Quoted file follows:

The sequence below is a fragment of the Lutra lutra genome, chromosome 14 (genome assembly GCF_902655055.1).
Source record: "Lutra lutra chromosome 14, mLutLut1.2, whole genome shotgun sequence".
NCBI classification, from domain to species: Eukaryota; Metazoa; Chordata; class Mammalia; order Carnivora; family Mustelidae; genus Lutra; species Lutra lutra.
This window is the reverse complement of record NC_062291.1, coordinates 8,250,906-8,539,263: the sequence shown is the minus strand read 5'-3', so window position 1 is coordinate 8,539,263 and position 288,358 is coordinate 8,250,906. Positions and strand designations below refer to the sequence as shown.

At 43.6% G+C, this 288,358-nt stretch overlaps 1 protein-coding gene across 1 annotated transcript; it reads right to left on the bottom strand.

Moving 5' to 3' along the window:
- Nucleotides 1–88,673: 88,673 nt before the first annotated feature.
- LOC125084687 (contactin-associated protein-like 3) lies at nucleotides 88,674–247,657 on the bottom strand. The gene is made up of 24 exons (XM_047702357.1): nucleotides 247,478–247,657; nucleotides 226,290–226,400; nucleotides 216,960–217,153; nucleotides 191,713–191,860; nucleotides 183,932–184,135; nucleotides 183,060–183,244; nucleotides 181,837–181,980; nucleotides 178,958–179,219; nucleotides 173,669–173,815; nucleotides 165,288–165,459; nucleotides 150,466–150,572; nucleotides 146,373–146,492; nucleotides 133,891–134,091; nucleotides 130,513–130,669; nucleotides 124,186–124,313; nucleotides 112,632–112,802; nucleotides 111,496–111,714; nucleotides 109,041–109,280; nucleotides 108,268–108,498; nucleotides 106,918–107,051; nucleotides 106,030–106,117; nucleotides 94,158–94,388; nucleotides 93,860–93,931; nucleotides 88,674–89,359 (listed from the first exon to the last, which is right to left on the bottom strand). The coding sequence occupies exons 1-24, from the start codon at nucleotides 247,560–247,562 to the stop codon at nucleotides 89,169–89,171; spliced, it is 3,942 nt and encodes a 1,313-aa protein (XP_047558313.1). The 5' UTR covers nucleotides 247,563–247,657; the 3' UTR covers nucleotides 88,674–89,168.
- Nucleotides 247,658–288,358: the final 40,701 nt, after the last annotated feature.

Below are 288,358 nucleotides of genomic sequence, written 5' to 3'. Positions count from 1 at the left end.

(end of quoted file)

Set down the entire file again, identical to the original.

The sequence below is a fragment of the Lutra lutra genome, chromosome 14 (genome assembly GCF_902655055.1).
Source record: "Lutra lutra chromosome 14, mLutLut1.2, whole genome shotgun sequence".
NCBI classification, from domain to species: Eukaryota; Metazoa; Chordata; class Mammalia; order Carnivora; family Mustelidae; genus Lutra; species Lutra lutra.
This window is the reverse complement of record NC_062291.1, coordinates 8,250,906-8,539,263: the sequence shown is the minus strand read 5'-3', so window position 1 is coordinate 8,539,263 and position 288,358 is coordinate 8,250,906. Positions and strand designations below refer to the sequence as shown.

At 43.6% G+C, this 288,358-nt stretch overlaps 1 protein-coding gene across 1 annotated transcript; it reads right to left on the bottom strand.

Moving 5' to 3' along the window:
- Nucleotides 1–88,673: 88,673 nt before the first annotated feature.
- LOC125084687 (contactin-associated protein-like 3) lies at nucleotides 88,674–247,657 on the bottom strand. The gene is made up of 24 exons (XM_047702357.1): nucleotides 247,478–247,657; nucleotides 226,290–226,400; nucleotides 216,960–217,153; nucleotides 191,713–191,860; nucleotides 183,932–184,135; nucleotides 183,060–183,244; nucleotides 181,837–181,980; nucleotides 178,958–179,219; nucleotides 173,669–173,815; nucleotides 165,288–165,459; nucleotides 150,466–150,572; nucleotides 146,373–146,492; nucleotides 133,891–134,091; nucleotides 130,513–130,669; nucleotides 124,186–124,313; nucleotides 112,632–112,802; nucleotides 111,496–111,714; nucleotides 109,041–109,280; nucleotides 108,268–108,498; nucleotides 106,918–107,051; nucleotides 106,030–106,117; nucleotides 94,158–94,388; nucleotides 93,860–93,931; nucleotides 88,674–89,359 (listed from the first exon to the last, which is right to left on the bottom strand). The coding sequence occupies exons 1-24, from the start codon at nucleotides 247,560–247,562 to the stop codon at nucleotides 89,169–89,171; spliced, it is 3,942 nt and encodes a 1,313-aa protein (XP_047558313.1). The 5' UTR covers nucleotides 247,563–247,657; the 3' UTR covers nucleotides 88,674–89,168.
- Nucleotides 247,658–288,358: the final 40,701 nt, after the last annotated feature.

Below are 288,358 nucleotides of genomic sequence, written 5' to 3'. Positions count from 1 at the left end.